In Jacksonville, Fla., on Saturday, the Jaguars football team will unveil what it's calling the world's largest video display at a stadium. The team also has added luxury cabanas, where fans can watch the game poolside improvements that are designed to get the beleaguered team's fans off their couches and into the stadium.
When team officials announced they were adding swimming pools to the stadium, some dismissed it as a gimmick. The Jacksonville Jaguars haven't been to the playoffs since 2007, and the team has been the butt of many a football joke.
Stephen Colbert even joined in. Among the cracks: "Pools the perfect place to kick back and watch a football game, at least until they put hammocks between the uprights. Don't worry about getting hit by a field goal because again it's the Jaguars."
Mark Lamping, the Jaguars president, laughed off the ribbing. "I thought that was awesome," he says. "Isn't it a great thing that even Stephen Colbert is taking time to pay attention to what we're doing here in Jacksonville?"
The team and the city have invested heavily in the game-day experience, spending $63 million this year on upgrades to EverBank Field.
Sid Perkins is leading the construction, and on a recent tour he showed off the centerpiece of the renovations 15,000 video screens linked together to make one enormous display.
"They have gone above and beyond anything in sports," Perkins says.
The challenge, of course, is convincing fans to step away from their home theater systems. Of the 32 NFL teams, Jacksonville ranked 28th in attendance and 27th in percent of seats sold last year.
So you think that 55-inch flat screen is big? The video screens stretch to 362 feet longer than the field itself. They were created by the South Dakota company Daktronics and designed to be bright enough to show up clearly under the Florida sun. Lamping says the massive screens will allow for multiple replays, and something else fans at home are used to: watching more than one NFL game at a time.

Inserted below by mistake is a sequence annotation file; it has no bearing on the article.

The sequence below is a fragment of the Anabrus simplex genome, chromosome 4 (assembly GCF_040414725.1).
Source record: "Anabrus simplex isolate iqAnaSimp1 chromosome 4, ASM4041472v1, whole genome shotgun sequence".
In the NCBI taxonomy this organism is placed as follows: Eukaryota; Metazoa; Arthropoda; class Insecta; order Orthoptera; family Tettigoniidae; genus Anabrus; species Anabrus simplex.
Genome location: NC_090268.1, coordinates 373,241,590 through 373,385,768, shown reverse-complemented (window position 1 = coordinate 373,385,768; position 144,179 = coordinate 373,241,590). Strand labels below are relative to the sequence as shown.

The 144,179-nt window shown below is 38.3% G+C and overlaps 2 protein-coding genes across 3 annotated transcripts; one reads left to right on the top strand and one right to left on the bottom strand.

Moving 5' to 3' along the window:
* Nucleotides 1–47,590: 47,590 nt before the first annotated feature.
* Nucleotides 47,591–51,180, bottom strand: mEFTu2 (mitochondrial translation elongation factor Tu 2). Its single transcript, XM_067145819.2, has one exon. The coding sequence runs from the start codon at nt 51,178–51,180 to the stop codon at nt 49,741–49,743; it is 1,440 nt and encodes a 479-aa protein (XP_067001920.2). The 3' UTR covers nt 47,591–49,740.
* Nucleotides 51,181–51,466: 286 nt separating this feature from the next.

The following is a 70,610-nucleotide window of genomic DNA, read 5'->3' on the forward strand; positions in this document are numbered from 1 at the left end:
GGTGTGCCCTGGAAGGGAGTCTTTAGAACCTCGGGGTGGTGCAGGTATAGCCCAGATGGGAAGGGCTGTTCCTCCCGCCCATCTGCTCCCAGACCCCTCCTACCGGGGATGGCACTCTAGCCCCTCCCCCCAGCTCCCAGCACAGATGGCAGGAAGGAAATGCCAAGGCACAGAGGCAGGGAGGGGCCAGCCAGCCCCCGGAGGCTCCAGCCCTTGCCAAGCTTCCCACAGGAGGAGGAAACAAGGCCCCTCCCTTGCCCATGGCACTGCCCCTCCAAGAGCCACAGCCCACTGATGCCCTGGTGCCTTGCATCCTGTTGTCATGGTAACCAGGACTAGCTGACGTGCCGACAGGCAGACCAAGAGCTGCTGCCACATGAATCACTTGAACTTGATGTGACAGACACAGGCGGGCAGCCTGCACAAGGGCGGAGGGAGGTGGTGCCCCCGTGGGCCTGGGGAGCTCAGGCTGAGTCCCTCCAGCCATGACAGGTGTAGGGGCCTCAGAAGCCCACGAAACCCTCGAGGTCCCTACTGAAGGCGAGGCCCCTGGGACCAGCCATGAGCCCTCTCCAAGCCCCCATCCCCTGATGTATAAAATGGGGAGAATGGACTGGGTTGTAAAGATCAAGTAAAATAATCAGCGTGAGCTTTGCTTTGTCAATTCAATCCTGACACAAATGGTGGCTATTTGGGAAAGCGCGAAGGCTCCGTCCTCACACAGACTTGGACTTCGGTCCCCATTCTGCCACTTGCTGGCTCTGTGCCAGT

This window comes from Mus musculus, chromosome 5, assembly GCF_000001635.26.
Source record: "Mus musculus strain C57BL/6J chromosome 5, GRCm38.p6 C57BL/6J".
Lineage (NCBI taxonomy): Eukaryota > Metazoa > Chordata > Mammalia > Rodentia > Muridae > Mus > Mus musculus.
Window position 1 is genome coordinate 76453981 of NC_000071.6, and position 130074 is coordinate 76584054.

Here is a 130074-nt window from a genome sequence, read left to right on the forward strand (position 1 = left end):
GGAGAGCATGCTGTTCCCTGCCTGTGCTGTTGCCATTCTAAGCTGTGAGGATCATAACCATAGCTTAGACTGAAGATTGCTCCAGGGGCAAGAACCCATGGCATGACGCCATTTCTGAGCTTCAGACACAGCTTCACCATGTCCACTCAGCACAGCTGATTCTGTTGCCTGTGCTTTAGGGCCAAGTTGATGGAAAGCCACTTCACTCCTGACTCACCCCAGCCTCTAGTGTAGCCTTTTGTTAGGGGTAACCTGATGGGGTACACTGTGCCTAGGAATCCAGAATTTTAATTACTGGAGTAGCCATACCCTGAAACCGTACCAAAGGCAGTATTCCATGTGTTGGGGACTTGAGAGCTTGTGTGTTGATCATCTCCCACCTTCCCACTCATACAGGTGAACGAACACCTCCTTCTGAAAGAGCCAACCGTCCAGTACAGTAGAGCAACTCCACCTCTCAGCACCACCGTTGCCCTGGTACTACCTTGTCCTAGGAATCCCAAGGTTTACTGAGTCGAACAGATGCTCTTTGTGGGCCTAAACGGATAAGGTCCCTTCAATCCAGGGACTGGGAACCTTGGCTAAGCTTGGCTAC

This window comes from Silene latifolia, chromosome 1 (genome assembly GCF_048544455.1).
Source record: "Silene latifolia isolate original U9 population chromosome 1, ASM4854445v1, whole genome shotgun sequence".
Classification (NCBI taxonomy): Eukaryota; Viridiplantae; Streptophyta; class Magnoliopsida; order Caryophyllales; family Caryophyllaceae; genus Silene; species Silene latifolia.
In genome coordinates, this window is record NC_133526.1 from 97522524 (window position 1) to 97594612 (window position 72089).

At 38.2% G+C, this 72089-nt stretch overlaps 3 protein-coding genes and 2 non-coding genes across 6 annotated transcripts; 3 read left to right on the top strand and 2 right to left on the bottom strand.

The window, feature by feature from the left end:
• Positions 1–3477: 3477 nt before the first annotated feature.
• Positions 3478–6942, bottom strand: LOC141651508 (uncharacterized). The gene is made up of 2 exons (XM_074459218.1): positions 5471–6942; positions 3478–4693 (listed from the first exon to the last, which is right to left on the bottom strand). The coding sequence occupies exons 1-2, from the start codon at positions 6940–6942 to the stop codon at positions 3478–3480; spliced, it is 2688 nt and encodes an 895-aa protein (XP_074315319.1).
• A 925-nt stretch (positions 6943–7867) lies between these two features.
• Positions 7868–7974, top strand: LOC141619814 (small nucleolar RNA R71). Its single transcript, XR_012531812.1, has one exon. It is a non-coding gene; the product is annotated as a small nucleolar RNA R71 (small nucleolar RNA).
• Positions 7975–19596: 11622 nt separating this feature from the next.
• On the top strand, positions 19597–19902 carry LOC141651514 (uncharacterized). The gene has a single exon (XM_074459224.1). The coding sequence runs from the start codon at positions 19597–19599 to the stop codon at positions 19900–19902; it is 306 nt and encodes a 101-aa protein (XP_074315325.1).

"Some of it's because they're participating in fantasy football and they want to see what's happening," Lamping says. "In Jacksonville, where about half the people who live here are not from the state of Florida, we know that many of our fans have other teams that they're interested in."
So Jaguar officials are gambling that even if action on the field in front of them isn't exciting enough, fans still will come to the stadium.
Victor Matheson, who teaches at the College of the Holy Cross and specializes in stadium economics, says he's seeing this trend all over professional sports most recently at the home of the Brooklyn Nets. In addition to giant digital displays, he says sports venues also are pumping up Wi-Fi "so that people can watch the game and then instantly pull out their smartphone or their iPad and watch the replay from the stadium."
Or maybe they can tweet selfies by the pool. One of the more unusual additions at EverBank Field are the two new shallow pools in the north end zone. A pool cabana will run you $12,500 but that price covers 50 tickets and unlimited food and drink.
Sports economists say there's often a bump in sales when a team gets a new stadium or makes significant upgrades, and that honeymoon can last for years. Plus bigger, better stadiums come with bragging rights that is, until another team builds something even bigger and better.